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Dumb Money: How Our Greatest Financial Minds Bankrupted the Nation Paperback – Bargain Price, April 14, 2009


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Product Details

  • Paperback: 112 pages
  • Publisher: Free Press (April 14, 2009)
  • Language: English
  • ISBN-10: 1439159874
  • ASIN: B002QGSXH8
  • Product Dimensions: 5.5 x 0.3 x 8.4 inches
  • Shipping Weight: 5.6 ounces
  • Average Customer Review: 4.0 out of 5 stars  See all reviews (21 customer reviews)
  • Amazon Best Sellers Rank: #2,179,462 in Books (See Top 100 in Books)

Editorial Reviews

About the Author

Daniel Gross is a journalist, author, and editor who specializes in business history, political economy, and the money culture. He writes the ?Moneybox? column for Slate.com and contributes to the ?Economic View? column of the New York Times. He has worked as a reporter at The New Republic and has contributed to more than 60 publications. Since 1999, he has edited STERNbusiness, the semi-annual management journal published by New York University's Stern School of Business. Gross has appeared on CNBC, CNN, Fox News Channel, The News Hour with Jim Lehrer, C-SPAN, and on more than 35 radio programs, including NPR's Fresh Air with Terry Gross (no relation). In 2001, he was a fellow at the New America Foundation.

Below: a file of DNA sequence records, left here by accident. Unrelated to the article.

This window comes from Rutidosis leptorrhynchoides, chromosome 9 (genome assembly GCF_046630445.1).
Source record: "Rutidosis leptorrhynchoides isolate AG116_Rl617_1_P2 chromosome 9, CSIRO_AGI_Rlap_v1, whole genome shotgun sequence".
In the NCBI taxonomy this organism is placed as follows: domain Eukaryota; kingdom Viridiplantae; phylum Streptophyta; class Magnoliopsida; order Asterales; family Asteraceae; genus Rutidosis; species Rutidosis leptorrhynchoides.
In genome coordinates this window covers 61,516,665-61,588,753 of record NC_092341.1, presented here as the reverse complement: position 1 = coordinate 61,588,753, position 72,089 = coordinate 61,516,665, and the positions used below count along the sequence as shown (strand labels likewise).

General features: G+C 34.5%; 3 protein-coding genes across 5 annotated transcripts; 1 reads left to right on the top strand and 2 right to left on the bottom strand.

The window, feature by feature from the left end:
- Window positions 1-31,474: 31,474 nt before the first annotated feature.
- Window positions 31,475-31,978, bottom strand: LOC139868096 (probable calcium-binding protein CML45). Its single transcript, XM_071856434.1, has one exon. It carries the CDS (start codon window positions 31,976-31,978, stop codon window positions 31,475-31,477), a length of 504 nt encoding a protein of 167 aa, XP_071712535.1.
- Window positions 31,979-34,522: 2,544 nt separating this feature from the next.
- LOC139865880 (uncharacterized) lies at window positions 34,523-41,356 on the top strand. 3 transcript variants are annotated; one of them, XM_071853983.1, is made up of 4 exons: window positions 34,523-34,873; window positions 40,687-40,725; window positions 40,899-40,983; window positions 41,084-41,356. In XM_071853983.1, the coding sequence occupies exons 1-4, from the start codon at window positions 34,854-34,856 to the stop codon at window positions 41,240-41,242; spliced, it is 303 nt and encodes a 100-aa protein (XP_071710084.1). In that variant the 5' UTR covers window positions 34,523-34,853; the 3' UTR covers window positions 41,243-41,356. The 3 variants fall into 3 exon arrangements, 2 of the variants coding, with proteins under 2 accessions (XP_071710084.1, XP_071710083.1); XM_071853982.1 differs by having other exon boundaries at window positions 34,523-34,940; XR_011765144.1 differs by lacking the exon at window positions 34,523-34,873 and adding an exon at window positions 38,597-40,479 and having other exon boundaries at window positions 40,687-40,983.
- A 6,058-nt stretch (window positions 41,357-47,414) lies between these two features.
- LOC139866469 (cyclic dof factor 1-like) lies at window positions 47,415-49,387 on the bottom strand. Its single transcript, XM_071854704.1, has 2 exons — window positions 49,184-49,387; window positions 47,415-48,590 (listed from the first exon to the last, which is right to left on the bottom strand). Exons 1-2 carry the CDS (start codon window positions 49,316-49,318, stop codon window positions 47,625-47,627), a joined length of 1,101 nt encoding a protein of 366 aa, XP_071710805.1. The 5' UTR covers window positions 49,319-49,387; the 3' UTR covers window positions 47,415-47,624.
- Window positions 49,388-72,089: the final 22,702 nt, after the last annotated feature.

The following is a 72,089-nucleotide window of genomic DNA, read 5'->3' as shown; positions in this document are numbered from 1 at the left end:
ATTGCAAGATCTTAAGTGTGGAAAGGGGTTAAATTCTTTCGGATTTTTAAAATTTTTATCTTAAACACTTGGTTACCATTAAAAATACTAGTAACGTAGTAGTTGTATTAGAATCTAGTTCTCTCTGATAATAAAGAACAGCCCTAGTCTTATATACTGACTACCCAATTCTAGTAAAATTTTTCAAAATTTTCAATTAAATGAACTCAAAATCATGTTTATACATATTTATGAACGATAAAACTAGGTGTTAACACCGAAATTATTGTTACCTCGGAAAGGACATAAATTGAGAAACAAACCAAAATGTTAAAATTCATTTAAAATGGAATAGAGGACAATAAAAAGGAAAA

He is the author of three books: Forbes Greatest Business Stories of All Times; Bull Run: Wall Street, the Democrats, and the New Politics of Personal Finance; and Generations of Corning: 150 Years in the Life of a Global Corporation, 1851-2001, co-authored with Davis Dyer.

A graduate of Cornell University, Gross holds an A.M. in American history from Harvard University.


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Customer Reviews

4.0 out of 5 stars

Most Helpful Customer Reviews

42 of 45 people found the following review helpful By Raederwulf on March 6, 2009
Format: Kindle Edition